The No. 1 problem with computer security

Everyone focuses on the wrong threats. You've undoubtedly been breached already, so the key is to collect data that can help you prevent attackers from succeeding again

The No. 1 problem with computer security
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I've been in the computer security field for nearly three decades. During that time, I've watched it go from bad to worse to ugly.

Today, the average computer security defense is so bad, we had to invent a new paradigm a few years ago called "assume breach." This phrase admits that our security controls are so inadequate that we concede defeat in preventing hackers from gaining access to our environments. Instead, we concentrate on limiting the damage attackers do once they're inside our "hard outer shell."

This is actually the way we need to think about computer security today. If you have anything worth stealing, you've been breached. Every computer defense strategy must assume breaches have occurred and will occur, yet remain dedicated to preventing them.

The problem I have with the "prevent breach" imperative is that in most cases, the defenders aren't really trying. They say they are. They may think they are. But they aren't.

For example, in most environments, two attack vectors account for 99 percent of all successful attacks: unpatched software and social engineering. But instead of defending our environments in a risk-aligned way, we concentrate our efforts on almost everything else.

Scenes from the security war

Imagine two armies, one good and one bad, engaged in a long-term fight on a field of battle.

The bad army has successfully managed to compromise the good army's defenses again and again by throwing most of its troops against the good army's left flank. Surprisingly, instead of applying reinforcements to its left flank, the good army keeps its troops evenly spread. Worse, it decides to pull troops from its left flank to man anti-aircraft weapons in response to rumors that the enemy may attack from the air. Then the defending army wonders in vain why it's losing the battle.

This scenario describes how most companies defend the security of their computer systems. In general, they simply don't align their resources -- money, labor, and time -- against the threats that pose the greatest risk.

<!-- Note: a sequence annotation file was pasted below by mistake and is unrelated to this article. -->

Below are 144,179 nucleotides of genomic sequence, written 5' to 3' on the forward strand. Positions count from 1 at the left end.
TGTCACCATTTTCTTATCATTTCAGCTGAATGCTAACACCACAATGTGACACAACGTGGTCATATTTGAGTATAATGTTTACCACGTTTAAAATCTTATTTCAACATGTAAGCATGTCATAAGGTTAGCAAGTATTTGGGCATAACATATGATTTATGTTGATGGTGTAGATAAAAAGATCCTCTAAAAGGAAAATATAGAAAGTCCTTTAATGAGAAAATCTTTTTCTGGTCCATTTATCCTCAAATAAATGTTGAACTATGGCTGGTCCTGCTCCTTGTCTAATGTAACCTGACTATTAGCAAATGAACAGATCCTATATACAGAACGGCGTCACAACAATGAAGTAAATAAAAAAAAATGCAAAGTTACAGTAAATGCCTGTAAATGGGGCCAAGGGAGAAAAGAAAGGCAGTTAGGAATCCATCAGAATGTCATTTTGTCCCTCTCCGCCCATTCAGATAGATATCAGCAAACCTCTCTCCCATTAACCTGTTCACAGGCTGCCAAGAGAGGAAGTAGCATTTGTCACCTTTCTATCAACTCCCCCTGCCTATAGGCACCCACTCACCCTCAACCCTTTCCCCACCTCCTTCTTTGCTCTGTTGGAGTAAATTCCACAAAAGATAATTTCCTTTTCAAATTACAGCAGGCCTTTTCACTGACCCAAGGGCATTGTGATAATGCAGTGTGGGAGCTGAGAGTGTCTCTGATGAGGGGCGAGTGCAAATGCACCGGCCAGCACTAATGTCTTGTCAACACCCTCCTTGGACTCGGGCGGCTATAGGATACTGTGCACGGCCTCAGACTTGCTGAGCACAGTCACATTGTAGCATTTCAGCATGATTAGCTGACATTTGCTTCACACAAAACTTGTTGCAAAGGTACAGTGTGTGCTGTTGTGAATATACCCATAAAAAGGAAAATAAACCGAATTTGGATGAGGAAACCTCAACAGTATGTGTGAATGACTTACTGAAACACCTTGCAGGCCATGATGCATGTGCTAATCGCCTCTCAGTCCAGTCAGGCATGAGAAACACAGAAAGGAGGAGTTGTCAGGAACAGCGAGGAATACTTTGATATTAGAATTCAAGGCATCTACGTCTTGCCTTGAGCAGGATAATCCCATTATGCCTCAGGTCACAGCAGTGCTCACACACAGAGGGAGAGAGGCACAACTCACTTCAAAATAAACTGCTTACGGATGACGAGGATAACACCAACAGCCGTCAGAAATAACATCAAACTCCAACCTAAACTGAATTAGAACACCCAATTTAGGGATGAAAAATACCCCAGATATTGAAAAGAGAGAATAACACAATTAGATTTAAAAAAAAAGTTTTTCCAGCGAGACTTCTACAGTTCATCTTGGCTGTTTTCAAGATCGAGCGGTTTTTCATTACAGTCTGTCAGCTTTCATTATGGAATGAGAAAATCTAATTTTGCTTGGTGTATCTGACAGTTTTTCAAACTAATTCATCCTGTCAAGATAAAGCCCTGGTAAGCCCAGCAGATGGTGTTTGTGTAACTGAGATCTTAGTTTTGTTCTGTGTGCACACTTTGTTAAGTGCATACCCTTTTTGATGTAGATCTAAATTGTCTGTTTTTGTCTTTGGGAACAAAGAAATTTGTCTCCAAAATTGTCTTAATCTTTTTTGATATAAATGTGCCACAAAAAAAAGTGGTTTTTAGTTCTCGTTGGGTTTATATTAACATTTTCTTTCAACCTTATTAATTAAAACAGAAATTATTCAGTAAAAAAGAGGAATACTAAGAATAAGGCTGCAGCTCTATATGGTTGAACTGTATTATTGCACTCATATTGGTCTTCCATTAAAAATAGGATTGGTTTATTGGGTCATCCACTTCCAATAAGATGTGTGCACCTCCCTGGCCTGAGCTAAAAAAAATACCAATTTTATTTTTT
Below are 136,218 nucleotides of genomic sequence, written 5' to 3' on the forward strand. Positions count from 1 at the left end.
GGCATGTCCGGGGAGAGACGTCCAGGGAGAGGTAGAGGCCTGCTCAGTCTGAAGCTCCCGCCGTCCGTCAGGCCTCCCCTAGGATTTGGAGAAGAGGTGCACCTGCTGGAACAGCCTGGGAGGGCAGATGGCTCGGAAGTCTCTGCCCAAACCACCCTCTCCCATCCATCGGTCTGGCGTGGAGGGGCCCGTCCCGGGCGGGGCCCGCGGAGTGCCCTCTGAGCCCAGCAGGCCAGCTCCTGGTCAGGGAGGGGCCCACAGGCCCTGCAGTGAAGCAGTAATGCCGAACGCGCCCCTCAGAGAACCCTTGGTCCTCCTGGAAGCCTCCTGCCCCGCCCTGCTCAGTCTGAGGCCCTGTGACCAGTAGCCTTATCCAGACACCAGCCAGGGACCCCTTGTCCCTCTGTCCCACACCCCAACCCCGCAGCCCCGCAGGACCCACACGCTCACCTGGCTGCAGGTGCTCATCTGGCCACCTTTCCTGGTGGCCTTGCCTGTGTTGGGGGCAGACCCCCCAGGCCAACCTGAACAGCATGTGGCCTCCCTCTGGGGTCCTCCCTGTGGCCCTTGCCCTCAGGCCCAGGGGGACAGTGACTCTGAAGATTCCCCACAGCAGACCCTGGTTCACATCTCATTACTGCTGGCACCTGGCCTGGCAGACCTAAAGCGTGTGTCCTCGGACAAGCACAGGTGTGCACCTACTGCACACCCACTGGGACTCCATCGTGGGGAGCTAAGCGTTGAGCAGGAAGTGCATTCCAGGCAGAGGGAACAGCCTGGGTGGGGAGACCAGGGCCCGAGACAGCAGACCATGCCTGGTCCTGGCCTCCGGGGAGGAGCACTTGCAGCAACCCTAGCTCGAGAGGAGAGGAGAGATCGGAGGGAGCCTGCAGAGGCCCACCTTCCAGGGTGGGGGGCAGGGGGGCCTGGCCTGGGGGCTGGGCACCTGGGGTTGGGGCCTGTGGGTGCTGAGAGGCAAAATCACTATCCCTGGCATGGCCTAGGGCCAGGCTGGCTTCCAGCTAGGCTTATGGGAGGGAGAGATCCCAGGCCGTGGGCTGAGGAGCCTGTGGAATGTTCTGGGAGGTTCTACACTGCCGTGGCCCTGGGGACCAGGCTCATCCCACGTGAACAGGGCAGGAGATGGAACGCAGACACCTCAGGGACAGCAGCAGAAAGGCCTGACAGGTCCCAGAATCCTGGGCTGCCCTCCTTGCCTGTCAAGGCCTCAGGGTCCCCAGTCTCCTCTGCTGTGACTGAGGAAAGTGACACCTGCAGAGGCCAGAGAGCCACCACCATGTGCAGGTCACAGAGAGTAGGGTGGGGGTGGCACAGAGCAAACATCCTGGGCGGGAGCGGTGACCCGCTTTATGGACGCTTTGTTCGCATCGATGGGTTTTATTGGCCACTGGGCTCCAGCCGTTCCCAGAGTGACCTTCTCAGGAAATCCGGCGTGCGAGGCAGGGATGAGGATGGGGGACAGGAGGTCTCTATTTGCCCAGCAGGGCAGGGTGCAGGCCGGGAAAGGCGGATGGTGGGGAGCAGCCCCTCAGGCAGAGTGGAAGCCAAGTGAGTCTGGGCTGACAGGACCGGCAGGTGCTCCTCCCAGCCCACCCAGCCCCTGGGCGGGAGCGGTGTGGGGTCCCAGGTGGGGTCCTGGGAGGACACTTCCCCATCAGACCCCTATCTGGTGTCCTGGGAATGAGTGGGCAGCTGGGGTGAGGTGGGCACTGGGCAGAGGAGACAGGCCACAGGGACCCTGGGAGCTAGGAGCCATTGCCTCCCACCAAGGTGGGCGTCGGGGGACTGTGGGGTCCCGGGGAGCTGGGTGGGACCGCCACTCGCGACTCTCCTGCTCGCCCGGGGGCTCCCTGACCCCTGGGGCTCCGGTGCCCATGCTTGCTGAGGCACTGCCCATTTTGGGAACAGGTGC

This misalignment is due to several factors, including that enterprise defenders often fail to:

  • Identify in a clear and timely way all the localized threat scenarios they face
  • Focus on how initial compromises happen versus what happens afterward
  • Understand the relative risks of various threats
  • Broadly communicate threats ranked by risk to all stakeholders, including senior management
  • Efficiently agree upon and coordinate responses to risk
  • Measure the success of deployed defenses against the threats they were intended to mitigate

All these implementation weaknesses lead to a wholesale misalignment of computer security defenses against the highest-risk threats.

How did it get this way?

Well, for a lot of reasons, but key to understanding our rampant security misalignment is to understand human nature.

In general, most of us fear the wrong things too much. For example, most people fear dying in a plane crash or by being bit by a shark far more than they do the car ride to the airport or the beach, though the car ride is thousands of times more likely to result in serious injury or death.

This natural but irrational ranking of fear holds security in thrall. Even the best IT security defenders have a hard time ignoring the onslaught of new security threats covered in the mainstream media every day. Malware and exploits now get names and logos. You try to focus your attention on just the important things, but it's "squirrel, squirrel!"

The fix: A data-driven security plan

But you, dear reader, don't need to languish in fear and misinformation. You can join the upper echelon of computer security defenders simply by being aware of the threats most likely to impact your environment -- and focusing your efforts on defending against them.

To do that, you need data. In a nutshell, a data-driven computer security defense plan includes the following steps: